4

I've got a parent package with some generic interface. I now want to create several implementations of this interface, each in a different file. I thought I could simply make these packages children to the package that contains the interface, instantiate the generic and then directly access the child packages, but this gives me an error that the child packages must be generic as well.

This lead me to the following implementation:

parent.ads:

generic
   type T is private;

package Parent is

   type I_Generic is interface;
   type Any_Generic is access all I_Generic'Class;

   function Get (This : in out I_Generic) return T is abstract;
   procedure Set (This : in out I_Generic; Value : T) is abstract;

end Parent;

parent-child.ads:

generic
package Parent.Child is

   --  long spec

   type Impl is new I_Generic with private;
   type Impl_Access is access all Impl;
   
   overriding function Get (This : in out Impl) return T;
   overriding procedure Set (This : in out Impl; Value : T);

private

   type Impl is new I_Generic with
      record
         Data : T;
      end record;

end Parent.Child;

parent-child.adb:

package body Parent.Child is

   --  long body
   
   overriding
   function Get (This : in out Impl) return T is
   begin
      return This.Data;
   end Get;

   overriding
   procedure Set (This : in out Impl; Value : T) is
   begin
      This.Data := Value;
   end Set;

end Parent.Child;

tester.adb:

with Ada.Text_IO;
with Parent;
with Parent.Child;

package body Tester is

   package Parent_Inst is new Parent (T => Integer);
   package Child_Inst is new Parent_Inst.Child;
   
   procedure Test is
      Instance : constant Child_Inst.Impl_Access := new Child_Inst.Impl;
      Polymorphic : constant Parent_Inst.Any_Generic := Parent_Inst.Any_Generic (Instance);
   begin
      Instance.Set (42);
      Ada.Text_IO.Put_Line (Polymorphic.Get'Img);
   end Test;

end Tester;

Result:

42

Why do I need to make the child package generic and then make an instance of it first? Why can't I simply use Instance : Parent_Inst.Child.Impl_Access := new Parent_Inst.Child.Impl;?

Is there any way that I can do this cleaner? Perhaps I'm overlooking a different solution to my requirement that is simpler and doesn't have this problem? Or is this simply the way to achieve what I'm describing and should I just accept the verbosity of the extra package instantiation? In my own code I now have to make several package instantiations for each of the interface implementation packages, which results in many extra lines of code.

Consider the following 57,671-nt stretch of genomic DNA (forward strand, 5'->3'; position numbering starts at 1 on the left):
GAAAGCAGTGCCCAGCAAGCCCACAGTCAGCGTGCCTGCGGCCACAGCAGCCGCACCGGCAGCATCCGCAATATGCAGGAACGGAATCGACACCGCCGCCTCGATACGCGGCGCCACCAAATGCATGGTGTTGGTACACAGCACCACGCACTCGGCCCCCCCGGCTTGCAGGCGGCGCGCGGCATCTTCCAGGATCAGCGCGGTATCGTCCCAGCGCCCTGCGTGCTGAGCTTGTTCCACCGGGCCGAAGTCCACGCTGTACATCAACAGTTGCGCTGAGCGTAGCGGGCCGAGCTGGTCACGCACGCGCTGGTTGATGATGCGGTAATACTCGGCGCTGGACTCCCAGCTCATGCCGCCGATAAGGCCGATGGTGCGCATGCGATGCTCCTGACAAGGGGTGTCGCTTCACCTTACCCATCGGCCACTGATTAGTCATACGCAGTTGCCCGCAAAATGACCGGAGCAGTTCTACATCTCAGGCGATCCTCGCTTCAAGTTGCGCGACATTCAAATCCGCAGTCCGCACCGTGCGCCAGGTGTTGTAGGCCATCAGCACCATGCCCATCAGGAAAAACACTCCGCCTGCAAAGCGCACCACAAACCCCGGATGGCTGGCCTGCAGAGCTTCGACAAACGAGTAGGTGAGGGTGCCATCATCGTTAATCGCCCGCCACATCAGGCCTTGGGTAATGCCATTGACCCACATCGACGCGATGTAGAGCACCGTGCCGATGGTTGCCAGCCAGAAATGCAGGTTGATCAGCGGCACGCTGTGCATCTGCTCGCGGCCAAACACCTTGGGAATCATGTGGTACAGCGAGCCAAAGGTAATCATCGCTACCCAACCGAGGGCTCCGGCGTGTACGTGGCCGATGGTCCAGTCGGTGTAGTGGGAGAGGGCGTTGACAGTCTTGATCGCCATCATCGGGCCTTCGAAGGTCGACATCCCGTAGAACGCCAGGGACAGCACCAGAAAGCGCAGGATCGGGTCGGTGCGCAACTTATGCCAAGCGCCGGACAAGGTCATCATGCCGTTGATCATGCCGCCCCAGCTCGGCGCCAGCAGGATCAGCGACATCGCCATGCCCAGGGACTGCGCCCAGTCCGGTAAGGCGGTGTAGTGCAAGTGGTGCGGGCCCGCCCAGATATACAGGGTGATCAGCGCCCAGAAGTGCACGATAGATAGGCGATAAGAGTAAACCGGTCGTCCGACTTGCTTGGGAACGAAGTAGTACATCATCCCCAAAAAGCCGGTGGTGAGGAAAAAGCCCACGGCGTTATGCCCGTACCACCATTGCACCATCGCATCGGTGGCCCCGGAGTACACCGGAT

• It seems natural for child package to be generic because it explicitly uses generic parameter T. – user7860670 Jan 5 at 9:51
  • I agree,but as I'm already making an instance of the parent package that has the same parameter T already filled in, I wonder why I still need to make an instance of the child package, without any additional parameters, to be able to get to the objects inside the child package. Isn't there some way to make all that happen in one instantiation? I can imagine if the implementations were nested packages I wouldn't have this problem, but then I'd have to put all implementations inside the parent. I'd like them to be separate files. – Erik Stens Jan 5 at 10:10
  • 1
    I think Ada allows package to be implemented in multiple separate files. see How do I use “separate" keyword – user7860670 Jan 5 at 10:24
5

The child packages must be generic because of LRM 10.1.1, 17/3:

A child of a generic library package shall either be itself a generic unit or be a renaming of some other child of the same generic unit.

This is necessary because the child package can access the value of the generic parameter of the parent unit, which does not exist unless the parent unit is instantiated.

Now in Ada, generic instantiation is explicit and each instantiation instantiates exactly one generic unit. In your case,

package Parent_Inst is new Parent (T => Integer);

instantiates the Parent package. It does not instantiate Parent.Child because that is a separate generic unit. Therefore, you do need to instantiate Child separately.

You can write a helper package that instantiates all at once, e.g.

generic
   type T is private;
package Everything is
   package Parent_Inst is new Parent (T);
   package Child_Inst is new Parent_Inst.Child;
end Everything;

And then just instantiate Everything where you need the instances.

  • 1
    That nicely explains to me why I need to create separate instances, thanks! Also, that helper package solves my verbosity issue. I do have to add the specific implementations here, but as these are the same set in 99% of the cases it makes everything a lot cleaner, thanks again :) – Erik Stens Jan 5 at 15:46

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